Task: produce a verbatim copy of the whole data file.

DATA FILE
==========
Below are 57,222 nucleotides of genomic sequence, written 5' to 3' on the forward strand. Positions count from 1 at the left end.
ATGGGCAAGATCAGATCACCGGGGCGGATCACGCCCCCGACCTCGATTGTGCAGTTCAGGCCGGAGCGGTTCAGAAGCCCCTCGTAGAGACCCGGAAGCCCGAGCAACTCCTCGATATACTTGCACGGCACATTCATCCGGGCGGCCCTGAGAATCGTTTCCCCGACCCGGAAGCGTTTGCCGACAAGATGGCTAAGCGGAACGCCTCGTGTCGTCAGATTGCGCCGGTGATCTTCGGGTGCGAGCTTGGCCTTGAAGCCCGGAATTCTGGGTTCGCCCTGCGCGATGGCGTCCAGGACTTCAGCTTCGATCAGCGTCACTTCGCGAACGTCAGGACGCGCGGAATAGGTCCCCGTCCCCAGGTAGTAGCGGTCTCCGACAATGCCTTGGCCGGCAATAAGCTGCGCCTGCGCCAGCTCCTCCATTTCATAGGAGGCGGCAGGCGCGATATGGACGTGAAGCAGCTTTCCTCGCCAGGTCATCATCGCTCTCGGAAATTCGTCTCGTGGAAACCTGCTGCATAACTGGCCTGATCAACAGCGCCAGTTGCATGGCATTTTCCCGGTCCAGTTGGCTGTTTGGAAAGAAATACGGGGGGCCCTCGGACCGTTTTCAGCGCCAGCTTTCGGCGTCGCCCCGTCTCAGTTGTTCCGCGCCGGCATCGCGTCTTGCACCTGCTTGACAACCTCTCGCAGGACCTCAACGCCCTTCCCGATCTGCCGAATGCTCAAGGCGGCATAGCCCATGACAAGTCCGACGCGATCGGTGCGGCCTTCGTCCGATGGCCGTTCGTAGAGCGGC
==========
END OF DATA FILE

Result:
Below are 57,222 nucleotides of genomic sequence, written 5' to 3' on the forward strand. Positions count from 1 at the left end.
ATGGGCAAGATCAGATCACCGGGGCGGATCACGCCCCCGACCTCGATTGTGCAGTTCAGGCCGGAGCGGTTCAGAAGCCCCTCGTAGAGACCCGGAAGCCCGAGCAACTCCTCGATATACTTGCACGGCACATTCATCCGGGCGGCCCTGAGAATCGTTTCCCCGACCCGGAAGCGTTTGCCGACAAGATGGCTAAGCGGAACGCCTCGTGTCGTCAGATTGCGCCGGTGATCTTCGGGTGCGAGCTTGGCCTTGAAGCCCGGAATTCTGGGTTCGCCCTGCGCGATGGCGTCCAGGACTTCAGCTTCGATCAGCGTCACTTCGCGAACGTCAGGACGCGCGGAATAGGTCCCCGTCCCCAGGTAGTAGCGGTCTCCGACAATGCCTTGGCCGGCAATAAGCTGCGCCTGCGCCAGCTCCTCCATTTCATAGGAGGCGGCAGGCGCGATATGGACGTGAAGCAGCTTTCCTCGCCAGGTCATCATCGCTCTCGGAAATTCGTCTCGTGGAAACCTGCTGCATAACTGGCCTGATCAACAGCGCCAGTTGCATGGCATTTTCCCGGTCCAGTTGGCTGTTTGGAAAGAAATACGGGGGGCCCTCGGACCGTTTTCAGCGCCAGCTTTCGGCGTCGCCCCGTCTCAGTTGTTCCGCGCCGGCATCGCGTCTTGCACCTGCTTGACAACCTCTCGCAGGACCTCAACGCCCTTCCCGATCTGCCGAATGCTCAAGGCGGCATAGCCCATGACAAGTCCGACGCGATCGGTGCGGCCTTCGTCCGATGGCCGTTCGTAGAGCGGC